How does the Crobox AI work?
AI is a system that is taught a set of rules to autonomously predict patterns. Our AI works by choosing which products on a webshop to promote with a Dynamic Message as well as the best copy to feature.
In short, the Crobox AI uses contextual (in-session) data to:
1) Select the product(s) to be highlighted with a Dynamic Message.
2) Select the message most likely to resonate with the shopper on a specific product.
Machine Learning is applied to ensure that only the most relevant products are chosen for Dynamic Messages. By leveraging Machine Learning for this process, the shopper’s decision-making process is eased by highlighting products that are relevant to their needs without overwhelming them with messages.
It should be emphasized that the Crobox AI works fully in-session, allowing us to collect more relevant data and optimize the Dynamic Messages in real-time (whilst training the algorithm faster). This approach ensures that we stay within GDPR regulations because we do not process any data that is collected outside of the Crobox client’s webshop.
In other words, Crobox does not process a shopper’s PII, meaning we do not use one’s browsing history, social media data, or any other data that is out of session.
Product Ranking Algorithm
The Product Ranking Algorithm is specifically relevant to Dynamic Badge campaigns on the Product Listing Page. Our AI is built off an implicit recommendation engine. This works much like a recommender algorithm. Except, instead of showing product recommendations on the product detail page explicitly, the AI will use the recommended products to showcase a Dynamic Message implicitly (in the form of a product badge) on the product listing page. Technically speaking, these messages are called promotions. Promotions are a piece of content - in our case a Dynamic Message - that enriches a specific product.
In this way, shoppers still see their recommended products based on their on-site behavior, but they are seeing it in a more natural environment. This approach helps ensure that the badges they see are aligned with their shopping goals.
If a product has been enriched by a promotion (i.e., a badge) on one landing page, we want to offer consistency. Therefore, our algorithm ensures that visitors will see the same promotion on the same products across different pages in their session.
The jacket above is shown along with three different placeholders, each capable of listing one promotion (attribute, behavioral, or custom badge). Placeholders are fueled by so-called providers, i.e., product-driven campaigns that take the form of Behavioral Nudge or Product Attribute Dynamic Badge or even a custom icon.
Whenever the provider is asked to fill a position for this placeholder, it first evaluates all its triggers to filter ‘active’ badges. It will then select the best one matching the current visitors’ context.
To select the product to show a Dynamic Badge on, the system looks first at the contextual data profile of the shopper, for example, taking into consideration:
- Products viewed
- Sorting options
- Time on page
- Returning vs. new visitor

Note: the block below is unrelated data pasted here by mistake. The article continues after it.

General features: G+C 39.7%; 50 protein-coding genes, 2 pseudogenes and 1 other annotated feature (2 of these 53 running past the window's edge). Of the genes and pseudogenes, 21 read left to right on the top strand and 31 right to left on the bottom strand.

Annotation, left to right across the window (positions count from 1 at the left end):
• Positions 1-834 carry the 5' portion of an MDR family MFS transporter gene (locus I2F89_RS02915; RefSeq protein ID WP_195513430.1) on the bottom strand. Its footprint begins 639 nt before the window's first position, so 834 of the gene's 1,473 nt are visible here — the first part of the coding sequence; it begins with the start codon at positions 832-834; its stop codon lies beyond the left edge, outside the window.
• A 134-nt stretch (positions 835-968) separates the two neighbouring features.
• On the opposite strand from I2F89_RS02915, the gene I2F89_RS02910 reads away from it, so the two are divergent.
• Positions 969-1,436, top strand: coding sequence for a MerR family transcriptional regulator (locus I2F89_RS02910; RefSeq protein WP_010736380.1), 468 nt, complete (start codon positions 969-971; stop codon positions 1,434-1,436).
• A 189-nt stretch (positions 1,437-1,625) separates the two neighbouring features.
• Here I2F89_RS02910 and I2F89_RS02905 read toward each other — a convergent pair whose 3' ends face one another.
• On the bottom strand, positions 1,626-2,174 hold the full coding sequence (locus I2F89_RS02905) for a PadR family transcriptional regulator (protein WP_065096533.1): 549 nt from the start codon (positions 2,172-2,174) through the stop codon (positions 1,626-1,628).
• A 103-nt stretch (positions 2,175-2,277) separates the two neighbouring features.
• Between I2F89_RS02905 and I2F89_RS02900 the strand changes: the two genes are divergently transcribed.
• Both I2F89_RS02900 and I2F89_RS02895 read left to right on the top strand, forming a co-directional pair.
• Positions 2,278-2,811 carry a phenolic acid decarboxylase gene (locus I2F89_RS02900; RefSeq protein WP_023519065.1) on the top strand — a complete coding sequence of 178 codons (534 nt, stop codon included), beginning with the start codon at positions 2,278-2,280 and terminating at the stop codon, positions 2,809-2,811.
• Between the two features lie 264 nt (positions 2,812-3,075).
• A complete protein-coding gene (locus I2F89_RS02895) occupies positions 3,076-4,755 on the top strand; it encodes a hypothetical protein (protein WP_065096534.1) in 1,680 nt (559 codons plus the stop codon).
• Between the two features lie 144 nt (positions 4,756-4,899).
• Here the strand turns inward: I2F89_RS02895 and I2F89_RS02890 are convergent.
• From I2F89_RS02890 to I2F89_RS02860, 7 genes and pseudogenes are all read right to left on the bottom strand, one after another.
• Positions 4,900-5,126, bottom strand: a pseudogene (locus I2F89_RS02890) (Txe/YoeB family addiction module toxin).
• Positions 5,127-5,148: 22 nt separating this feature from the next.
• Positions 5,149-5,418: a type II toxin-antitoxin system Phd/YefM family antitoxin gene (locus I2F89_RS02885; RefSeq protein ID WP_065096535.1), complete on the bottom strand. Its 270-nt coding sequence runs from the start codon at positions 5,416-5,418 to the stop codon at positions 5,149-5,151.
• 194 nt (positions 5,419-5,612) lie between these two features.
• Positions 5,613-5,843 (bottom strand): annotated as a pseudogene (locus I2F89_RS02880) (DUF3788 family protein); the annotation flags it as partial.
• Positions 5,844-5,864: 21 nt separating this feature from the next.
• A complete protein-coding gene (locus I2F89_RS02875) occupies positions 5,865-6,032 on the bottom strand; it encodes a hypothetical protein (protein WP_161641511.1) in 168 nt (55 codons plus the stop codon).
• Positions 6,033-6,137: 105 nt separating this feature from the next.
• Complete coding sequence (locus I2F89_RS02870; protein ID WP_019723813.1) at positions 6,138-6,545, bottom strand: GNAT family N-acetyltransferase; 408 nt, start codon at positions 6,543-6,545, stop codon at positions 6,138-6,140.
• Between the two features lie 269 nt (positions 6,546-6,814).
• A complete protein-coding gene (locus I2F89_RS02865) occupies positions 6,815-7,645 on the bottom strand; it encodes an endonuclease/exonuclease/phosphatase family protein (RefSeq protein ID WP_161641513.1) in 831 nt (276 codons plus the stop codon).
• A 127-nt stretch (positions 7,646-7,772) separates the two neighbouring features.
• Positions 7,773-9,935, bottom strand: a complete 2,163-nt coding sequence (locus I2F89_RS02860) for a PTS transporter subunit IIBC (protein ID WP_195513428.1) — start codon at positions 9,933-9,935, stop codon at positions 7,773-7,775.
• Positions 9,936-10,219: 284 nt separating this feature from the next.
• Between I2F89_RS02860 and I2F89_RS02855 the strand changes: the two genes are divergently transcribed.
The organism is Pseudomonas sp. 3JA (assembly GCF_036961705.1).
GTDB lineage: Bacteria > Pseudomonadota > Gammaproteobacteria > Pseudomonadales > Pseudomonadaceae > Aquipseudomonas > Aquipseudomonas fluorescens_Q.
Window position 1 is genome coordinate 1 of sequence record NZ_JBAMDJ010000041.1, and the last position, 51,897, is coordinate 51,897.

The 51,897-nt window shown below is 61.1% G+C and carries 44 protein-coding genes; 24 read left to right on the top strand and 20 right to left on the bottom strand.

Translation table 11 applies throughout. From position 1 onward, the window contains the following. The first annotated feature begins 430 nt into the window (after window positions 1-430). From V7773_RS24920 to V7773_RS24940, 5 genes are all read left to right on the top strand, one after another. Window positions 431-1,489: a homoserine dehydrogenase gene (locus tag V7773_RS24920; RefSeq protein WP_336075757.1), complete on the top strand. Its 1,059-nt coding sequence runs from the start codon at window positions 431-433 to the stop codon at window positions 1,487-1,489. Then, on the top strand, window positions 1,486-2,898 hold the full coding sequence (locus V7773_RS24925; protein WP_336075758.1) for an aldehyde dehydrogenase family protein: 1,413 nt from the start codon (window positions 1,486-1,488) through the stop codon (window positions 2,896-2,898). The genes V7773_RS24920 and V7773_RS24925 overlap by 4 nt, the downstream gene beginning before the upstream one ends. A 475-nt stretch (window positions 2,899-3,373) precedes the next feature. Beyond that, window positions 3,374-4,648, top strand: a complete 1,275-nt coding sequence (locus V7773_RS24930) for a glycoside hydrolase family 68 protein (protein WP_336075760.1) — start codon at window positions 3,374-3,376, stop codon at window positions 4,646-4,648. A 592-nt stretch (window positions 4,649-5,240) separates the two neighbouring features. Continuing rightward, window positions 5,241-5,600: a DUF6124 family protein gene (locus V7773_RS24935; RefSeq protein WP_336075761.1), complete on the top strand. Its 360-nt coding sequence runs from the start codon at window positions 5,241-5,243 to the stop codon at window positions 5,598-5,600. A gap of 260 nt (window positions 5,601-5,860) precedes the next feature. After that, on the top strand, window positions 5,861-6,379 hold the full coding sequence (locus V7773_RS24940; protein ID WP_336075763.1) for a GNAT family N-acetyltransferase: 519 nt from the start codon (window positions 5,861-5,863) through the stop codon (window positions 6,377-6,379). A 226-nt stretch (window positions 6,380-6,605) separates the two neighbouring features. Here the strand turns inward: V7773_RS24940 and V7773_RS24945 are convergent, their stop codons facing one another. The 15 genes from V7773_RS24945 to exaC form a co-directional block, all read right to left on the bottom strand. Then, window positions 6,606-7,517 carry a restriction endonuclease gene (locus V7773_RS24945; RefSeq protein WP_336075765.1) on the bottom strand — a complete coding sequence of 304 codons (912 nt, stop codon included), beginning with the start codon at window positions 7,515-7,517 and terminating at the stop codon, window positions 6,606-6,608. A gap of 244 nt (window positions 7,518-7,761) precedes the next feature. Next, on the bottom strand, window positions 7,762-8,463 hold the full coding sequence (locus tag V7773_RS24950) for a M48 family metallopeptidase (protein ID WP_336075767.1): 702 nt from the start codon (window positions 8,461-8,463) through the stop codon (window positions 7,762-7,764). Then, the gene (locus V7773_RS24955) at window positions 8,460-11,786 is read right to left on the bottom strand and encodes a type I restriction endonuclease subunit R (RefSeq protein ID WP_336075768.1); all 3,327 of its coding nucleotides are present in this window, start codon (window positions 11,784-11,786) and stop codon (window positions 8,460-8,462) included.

Using this information, the AI will predict the most relevant product and message for the individual. We call this a ‘bidding system’ because our AI will determine which promotions should be filled in the placeholders by process of making bids on the available slots.
If a placeholder only has one slot available for a promotion, then it’s up to the providers to make a bid. The ‘winner’ of the bid will be the promotion with the most relevant providers. For example, imagine a product is both “Recycled Down” and part of a “Cyber Week” campaign. But there is only one slot available for one of these promotions. It’s up to the providers to make a bid on the slots, and the AI to choose the winning bid. The best bid will be the one that will most likely drive behavior based on the visitor’s contextual profile.
In order to get a deeper understanding of the algorithm we use to train our AI (which is called Random Forest) for product promotions, let me give you a scenario.
Let’s call our AI Bob. Bob is having lunch with Monica and wants to know what to order her in advance. The menu options are chicken, fish, and vegetables: These options are our ‘promotions’.
In order to determine what menu Monica will like best, Bob asks Monica’s ten friends what her preferred menu would be. Most friends make a bid on the vegetable course (based on Monica’s contextual information, e.g., that she’s a vegetarian, ordered it before, or even had a vegetable starter). A few other friends make a bid for the chicken course (because Monica spent more time looking at Chicken-based dishes). Since Bob can only choose one dish as a promotion, he decides to go with the vegetable course.
This is generalized data - using information from different sources. Bob takes all the predictions of Monica’s friends and establishes which prediction, on average, Monica would most likely go for. This is how a Random Forest algorithm works, by taking into account which promotion will most likely drive click-behavior.
In this scenario, Monica is the webshop visitor, and the menus are the different promotions that would appeal to her as she navigates the site. Her friends are the data points our AI can collect on Monica as a user, and then it’s up to the AI (Bob) to learn from the data in order to place a promotion that will most likely drive behavior.
Process of ‘promotion’ selection